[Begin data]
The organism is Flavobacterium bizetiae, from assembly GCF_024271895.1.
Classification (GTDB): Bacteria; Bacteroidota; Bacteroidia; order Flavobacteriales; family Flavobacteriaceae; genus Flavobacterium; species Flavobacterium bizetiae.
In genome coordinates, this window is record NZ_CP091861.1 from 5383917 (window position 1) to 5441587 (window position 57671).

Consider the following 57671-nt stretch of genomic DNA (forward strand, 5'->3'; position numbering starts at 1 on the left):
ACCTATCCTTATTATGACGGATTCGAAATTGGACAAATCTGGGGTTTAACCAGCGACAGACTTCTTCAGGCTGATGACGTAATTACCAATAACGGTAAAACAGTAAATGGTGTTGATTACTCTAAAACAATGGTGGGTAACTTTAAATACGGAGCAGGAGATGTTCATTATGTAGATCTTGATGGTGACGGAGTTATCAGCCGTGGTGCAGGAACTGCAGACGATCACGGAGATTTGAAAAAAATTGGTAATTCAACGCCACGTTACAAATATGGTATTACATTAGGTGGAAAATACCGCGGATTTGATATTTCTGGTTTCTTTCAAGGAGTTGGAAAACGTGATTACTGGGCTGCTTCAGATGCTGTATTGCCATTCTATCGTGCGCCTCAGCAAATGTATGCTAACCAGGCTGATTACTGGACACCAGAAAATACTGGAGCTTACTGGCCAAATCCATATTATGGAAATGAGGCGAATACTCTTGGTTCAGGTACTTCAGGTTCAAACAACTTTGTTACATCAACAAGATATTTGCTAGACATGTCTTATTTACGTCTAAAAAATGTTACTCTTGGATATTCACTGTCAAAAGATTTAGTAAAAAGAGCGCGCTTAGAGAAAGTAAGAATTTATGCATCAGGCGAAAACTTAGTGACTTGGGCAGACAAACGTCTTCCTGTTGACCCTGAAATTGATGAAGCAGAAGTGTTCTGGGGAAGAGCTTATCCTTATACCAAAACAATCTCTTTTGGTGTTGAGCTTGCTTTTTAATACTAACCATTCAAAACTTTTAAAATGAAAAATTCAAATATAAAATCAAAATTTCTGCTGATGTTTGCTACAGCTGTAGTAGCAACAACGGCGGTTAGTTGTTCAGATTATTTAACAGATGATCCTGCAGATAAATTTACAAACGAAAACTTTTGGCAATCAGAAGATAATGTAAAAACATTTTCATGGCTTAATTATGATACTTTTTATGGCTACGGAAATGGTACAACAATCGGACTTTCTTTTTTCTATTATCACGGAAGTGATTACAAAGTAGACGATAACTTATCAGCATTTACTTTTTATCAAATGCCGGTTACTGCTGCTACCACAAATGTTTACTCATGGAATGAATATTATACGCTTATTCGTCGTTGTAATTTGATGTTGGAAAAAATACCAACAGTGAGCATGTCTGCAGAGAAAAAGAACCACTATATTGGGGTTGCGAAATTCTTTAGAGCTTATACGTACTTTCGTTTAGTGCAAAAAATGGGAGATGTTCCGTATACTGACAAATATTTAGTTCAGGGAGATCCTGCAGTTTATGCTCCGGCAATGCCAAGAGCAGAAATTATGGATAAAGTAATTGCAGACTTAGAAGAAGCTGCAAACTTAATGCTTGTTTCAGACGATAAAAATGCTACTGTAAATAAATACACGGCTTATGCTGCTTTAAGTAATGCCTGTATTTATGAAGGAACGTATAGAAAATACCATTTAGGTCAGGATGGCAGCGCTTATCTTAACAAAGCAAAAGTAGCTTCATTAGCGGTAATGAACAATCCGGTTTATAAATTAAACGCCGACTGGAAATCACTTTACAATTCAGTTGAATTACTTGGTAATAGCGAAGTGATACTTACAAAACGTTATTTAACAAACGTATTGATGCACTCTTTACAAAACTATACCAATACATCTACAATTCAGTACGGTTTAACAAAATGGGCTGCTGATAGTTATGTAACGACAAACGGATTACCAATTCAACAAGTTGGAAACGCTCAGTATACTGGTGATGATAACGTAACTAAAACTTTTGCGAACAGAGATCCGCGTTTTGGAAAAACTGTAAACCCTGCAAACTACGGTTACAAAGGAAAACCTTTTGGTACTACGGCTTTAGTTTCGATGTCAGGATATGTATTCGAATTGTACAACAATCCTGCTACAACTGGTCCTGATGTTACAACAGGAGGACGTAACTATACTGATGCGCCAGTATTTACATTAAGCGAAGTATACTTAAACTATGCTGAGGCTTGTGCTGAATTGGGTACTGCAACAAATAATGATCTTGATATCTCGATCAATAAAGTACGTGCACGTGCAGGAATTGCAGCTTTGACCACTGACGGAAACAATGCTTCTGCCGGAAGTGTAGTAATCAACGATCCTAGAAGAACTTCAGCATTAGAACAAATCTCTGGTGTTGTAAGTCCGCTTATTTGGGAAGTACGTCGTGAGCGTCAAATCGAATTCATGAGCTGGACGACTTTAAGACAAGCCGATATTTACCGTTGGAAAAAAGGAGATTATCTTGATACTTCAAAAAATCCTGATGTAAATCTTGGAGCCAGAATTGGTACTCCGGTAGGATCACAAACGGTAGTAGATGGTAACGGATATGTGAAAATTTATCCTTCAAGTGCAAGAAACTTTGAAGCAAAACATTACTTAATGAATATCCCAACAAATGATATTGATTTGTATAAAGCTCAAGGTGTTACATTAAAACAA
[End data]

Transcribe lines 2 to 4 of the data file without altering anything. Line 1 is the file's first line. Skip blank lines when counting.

Classification (GTDB): Bacteria; Bacteroidota; Bacteroidia; order Flavobacteriales; family Flavobacteriaceae; genus Flavobacterium; species Flavobacterium bizetiae.
In genome coordinates, this window is record NZ_CP091861.1 from 5383917 (window position 1) to 5441587 (window position 57671).

Consider the following 57671-nt stretch of genomic DNA (forward strand, 5'->3'; position numbering starts at 1 on the left):